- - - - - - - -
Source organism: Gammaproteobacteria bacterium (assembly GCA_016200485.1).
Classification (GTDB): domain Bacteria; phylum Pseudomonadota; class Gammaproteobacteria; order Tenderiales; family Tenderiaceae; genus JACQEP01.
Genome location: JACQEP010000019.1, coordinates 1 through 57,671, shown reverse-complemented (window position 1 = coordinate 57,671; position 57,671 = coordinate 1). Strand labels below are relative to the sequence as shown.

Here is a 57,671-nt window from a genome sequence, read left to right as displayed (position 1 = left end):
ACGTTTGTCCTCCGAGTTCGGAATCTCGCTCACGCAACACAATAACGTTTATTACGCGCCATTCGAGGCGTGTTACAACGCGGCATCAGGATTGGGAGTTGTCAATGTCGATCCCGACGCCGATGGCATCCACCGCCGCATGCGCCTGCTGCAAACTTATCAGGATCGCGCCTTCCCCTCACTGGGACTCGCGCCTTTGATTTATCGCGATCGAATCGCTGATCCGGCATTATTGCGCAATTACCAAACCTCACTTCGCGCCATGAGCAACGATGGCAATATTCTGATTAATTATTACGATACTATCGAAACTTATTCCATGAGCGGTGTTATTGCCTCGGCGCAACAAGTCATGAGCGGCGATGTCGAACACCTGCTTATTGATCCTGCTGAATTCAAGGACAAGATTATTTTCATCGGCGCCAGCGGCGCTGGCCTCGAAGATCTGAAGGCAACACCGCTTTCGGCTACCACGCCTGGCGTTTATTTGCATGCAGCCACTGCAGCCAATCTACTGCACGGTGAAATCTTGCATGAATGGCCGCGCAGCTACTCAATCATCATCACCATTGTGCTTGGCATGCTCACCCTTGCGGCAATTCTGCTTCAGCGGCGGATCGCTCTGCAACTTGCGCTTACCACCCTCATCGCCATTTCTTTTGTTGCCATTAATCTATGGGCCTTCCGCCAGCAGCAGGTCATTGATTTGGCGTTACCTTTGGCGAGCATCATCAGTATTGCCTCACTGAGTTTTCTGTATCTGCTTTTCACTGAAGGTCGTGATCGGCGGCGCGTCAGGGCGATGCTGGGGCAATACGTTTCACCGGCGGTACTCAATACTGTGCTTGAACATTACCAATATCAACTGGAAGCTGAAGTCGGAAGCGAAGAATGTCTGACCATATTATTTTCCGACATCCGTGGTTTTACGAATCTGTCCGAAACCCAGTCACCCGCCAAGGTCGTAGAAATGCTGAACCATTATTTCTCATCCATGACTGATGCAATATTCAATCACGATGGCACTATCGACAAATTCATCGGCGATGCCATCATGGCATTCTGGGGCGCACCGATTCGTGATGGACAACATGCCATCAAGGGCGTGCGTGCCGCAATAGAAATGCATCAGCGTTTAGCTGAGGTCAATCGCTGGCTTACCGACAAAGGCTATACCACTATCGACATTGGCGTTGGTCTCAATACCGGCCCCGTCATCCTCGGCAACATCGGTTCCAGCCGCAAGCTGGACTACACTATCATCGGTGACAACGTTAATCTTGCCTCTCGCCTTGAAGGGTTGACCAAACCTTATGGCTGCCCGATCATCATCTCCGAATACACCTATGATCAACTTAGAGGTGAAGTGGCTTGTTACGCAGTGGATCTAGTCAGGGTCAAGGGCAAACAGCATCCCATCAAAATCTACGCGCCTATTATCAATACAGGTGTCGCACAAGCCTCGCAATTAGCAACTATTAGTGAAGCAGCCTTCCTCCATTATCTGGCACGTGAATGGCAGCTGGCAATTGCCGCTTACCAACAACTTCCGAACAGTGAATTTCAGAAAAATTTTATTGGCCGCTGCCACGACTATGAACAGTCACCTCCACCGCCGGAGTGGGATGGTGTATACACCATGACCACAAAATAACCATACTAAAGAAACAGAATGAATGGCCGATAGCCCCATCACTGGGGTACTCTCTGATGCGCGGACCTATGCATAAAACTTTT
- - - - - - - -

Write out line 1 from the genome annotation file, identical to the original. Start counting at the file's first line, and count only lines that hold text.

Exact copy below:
Source organism: Gammaproteobacteria bacterium (assembly GCA_016200485.1).